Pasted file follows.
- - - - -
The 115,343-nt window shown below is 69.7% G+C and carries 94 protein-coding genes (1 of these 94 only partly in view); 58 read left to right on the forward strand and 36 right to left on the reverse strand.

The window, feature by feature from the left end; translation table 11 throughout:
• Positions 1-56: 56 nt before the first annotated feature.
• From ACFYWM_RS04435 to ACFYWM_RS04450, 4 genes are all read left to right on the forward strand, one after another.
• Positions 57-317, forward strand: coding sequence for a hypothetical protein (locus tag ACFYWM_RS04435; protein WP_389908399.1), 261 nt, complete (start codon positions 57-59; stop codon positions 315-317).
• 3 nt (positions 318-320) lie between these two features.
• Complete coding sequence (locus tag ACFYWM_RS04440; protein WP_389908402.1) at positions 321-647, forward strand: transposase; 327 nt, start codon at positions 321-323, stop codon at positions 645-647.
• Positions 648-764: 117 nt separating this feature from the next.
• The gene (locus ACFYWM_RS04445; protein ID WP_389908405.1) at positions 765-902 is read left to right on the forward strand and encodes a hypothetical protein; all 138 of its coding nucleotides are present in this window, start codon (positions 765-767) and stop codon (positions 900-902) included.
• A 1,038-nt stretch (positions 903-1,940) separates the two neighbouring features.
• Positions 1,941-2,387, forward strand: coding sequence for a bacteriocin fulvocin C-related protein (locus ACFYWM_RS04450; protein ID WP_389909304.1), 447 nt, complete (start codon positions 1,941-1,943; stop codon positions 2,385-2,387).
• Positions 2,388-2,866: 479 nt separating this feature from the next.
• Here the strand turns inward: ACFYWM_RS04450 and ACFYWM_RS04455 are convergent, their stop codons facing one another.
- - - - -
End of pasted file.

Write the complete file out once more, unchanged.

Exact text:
The 115,343-nt window shown below is 69.7% G+C and carries 94 protein-coding genes (1 of these 94 only partly in view); 58 read left to right on the forward strand and 36 right to left on the reverse strand.

The window, feature by feature from the left end; translation table 11 throughout:
• Positions 1-56: 56 nt before the first annotated feature.
• From ACFYWM_RS04435 to ACFYWM_RS04450, 4 genes are all read left to right on the forward strand, one after another.
• Positions 57-317, forward strand: coding sequence for a hypothetical protein (locus tag ACFYWM_RS04435; protein WP_389908399.1), 261 nt, complete (start codon positions 57-59; stop codon positions 315-317).
• 3 nt (positions 318-320) lie between these two features.
• Complete coding sequence (locus tag ACFYWM_RS04440; protein WP_389908402.1) at positions 321-647, forward strand: transposase; 327 nt, start codon at positions 321-323, stop codon at positions 645-647.
• Positions 648-764: 117 nt separating this feature from the next.
• The gene (locus ACFYWM_RS04445; protein ID WP_389908405.1) at positions 765-902 is read left to right on the forward strand and encodes a hypothetical protein; all 138 of its coding nucleotides are present in this window, start codon (positions 765-767) and stop codon (positions 900-902) included.
• A 1,038-nt stretch (positions 903-1,940) separates the two neighbouring features.
• Positions 1,941-2,387, forward strand: coding sequence for a bacteriocin fulvocin C-related protein (locus ACFYWM_RS04450; protein ID WP_389909304.1), 447 nt, complete (start codon positions 1,941-1,943; stop codon positions 2,385-2,387).
• Positions 2,388-2,866: 479 nt separating this feature from the next.
• Here the strand turns inward: ACFYWM_RS04450 and ACFYWM_RS04455 are convergent, their stop codons facing one another.